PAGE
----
3.) Seek the light (levity) and love in all things. (In my notebook, this item has an arrow going to item 7.)
4.) Immersive meditation that voids thoughts and names.
5.) Complete the sentence “I am afraid of…” several times with a different ending each time.
6.) Remember someone you know well, and deconstruct the appearance of their memory.
7.) Allow moments of absent-mindedness to become gates to divine impulse.
8.) Develop a god complex by stargazing. (I did not like this chapter and exercise, must be why I phrased it this way.)
9.) Clear a path from intention to reality by developing cognitive bias. (This note is the same as item 8.)
10.) Access subpersonalities by revisiting traumatic memories and breathing through them.
11.) Imagine a scroll of your life to more to and fro in time; transcend this awareness of mortality.
12.) Imagine the scroll in exercise 11 is a film of Nemo Nobody. (Alternatively, The Butterfly Effect, starring Ashton Kutcher. These weren’t in the bok, I was just watching something that reminded me of the exercise for this chapter and thought, close enough to something like that yeah.)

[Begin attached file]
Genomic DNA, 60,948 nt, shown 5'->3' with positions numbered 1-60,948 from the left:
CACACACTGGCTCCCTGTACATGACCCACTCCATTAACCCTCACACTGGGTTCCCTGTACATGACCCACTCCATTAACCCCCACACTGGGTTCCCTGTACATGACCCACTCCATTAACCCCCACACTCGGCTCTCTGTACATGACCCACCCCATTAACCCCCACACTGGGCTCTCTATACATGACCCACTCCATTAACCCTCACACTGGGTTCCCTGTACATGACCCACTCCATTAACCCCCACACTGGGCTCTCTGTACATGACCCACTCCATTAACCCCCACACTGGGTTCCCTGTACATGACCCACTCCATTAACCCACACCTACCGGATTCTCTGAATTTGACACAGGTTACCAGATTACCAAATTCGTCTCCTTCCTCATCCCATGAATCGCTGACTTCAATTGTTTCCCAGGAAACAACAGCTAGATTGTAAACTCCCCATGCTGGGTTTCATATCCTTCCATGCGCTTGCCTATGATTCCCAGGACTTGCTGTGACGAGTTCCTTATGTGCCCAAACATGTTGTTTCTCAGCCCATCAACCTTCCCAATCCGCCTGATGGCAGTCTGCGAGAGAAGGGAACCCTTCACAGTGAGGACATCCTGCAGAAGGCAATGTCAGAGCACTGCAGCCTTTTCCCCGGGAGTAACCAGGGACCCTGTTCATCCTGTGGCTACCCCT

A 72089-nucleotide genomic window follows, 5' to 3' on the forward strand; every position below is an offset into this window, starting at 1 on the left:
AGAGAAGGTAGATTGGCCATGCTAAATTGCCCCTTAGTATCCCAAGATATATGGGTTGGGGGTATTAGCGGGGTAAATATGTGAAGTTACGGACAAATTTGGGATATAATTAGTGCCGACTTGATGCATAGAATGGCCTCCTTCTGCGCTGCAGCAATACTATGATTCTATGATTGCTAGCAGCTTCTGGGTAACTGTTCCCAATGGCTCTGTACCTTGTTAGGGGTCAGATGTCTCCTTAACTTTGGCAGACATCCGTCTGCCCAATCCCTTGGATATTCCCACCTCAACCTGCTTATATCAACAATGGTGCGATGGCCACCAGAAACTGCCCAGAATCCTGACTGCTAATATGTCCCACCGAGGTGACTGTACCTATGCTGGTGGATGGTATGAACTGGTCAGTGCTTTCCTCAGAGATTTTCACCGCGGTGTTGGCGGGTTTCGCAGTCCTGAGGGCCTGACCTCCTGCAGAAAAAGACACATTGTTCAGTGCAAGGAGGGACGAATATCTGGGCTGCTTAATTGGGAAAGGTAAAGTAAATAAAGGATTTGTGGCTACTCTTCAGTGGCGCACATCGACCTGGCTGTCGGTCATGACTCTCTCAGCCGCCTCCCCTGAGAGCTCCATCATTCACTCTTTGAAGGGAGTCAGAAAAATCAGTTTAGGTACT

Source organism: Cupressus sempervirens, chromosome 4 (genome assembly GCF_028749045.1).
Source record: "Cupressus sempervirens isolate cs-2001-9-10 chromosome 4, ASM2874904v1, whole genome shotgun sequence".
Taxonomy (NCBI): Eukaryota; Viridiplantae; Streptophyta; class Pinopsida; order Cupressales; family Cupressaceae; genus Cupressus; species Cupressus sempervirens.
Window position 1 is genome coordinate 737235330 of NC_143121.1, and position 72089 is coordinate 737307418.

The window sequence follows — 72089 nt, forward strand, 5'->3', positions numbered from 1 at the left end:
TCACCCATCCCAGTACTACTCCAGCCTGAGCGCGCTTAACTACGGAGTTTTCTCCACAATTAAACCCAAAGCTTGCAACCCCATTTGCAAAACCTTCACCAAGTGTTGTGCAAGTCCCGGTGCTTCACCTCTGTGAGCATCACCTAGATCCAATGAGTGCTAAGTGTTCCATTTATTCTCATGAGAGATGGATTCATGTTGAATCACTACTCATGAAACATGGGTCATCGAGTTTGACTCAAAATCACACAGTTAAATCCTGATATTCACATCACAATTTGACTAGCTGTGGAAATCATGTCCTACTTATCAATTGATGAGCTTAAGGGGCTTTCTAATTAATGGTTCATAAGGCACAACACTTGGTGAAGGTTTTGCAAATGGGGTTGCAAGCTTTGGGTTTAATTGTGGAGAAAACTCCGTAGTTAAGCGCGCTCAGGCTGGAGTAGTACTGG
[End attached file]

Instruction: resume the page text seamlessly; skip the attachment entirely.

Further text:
13.) Taste tests w/ blindfolds are the power of uncertainty.
14.) Accept loss, admire devastation, replace blame and dislike with cosmic trust. (Ditto 8 and 9 for notes.)
15.) Age your beloved’s image with imagination, remember a time that ego turned love to hate.
16.) Ask what happened before a given point in time and after, up to an eternal infinity. Rewrite nowhere as now here.
17.) Seek signs, turn self-pitying Why Me into a question out of genuine curiosity.
18.) Supplementary: void meditations for spiritual pursuit.
19.) Recall past desires, live the desires now.
Some of these were helpful, some interesting, some I’m put off by, and some maybe I’ll get around to another time. This is a book I’d like to keep as a product of post-colonial relative personhood, as well as an example of dated bodies of mythology and how these become filtered through a contemporary perspective.